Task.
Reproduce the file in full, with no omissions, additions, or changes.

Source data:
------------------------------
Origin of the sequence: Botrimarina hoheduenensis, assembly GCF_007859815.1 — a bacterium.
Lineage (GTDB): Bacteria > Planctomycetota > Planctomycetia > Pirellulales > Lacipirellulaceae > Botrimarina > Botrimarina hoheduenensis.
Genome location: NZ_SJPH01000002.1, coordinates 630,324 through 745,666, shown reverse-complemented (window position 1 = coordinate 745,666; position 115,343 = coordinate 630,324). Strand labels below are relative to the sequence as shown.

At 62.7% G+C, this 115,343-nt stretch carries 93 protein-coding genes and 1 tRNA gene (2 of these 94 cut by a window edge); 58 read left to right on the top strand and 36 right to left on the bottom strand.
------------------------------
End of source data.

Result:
Origin of the sequence: Botrimarina hoheduenensis, assembly GCF_007859815.1 — a bacterium.
Lineage (GTDB): Bacteria > Planctomycetota > Planctomycetia > Pirellulales > Lacipirellulaceae > Botrimarina > Botrimarina hoheduenensis.
Genome location: NZ_SJPH01000002.1, coordinates 630,324 through 745,666, shown reverse-complemented (window position 1 = coordinate 745,666; position 115,343 = coordinate 630,324). Strand labels below are relative to the sequence as shown.

At 62.7% G+C, this 115,343-nt stretch carries 93 protein-coding genes and 1 tRNA gene (2 of these 94 cut by a window edge); 58 read left to right on the top strand and 36 right to left on the bottom strand.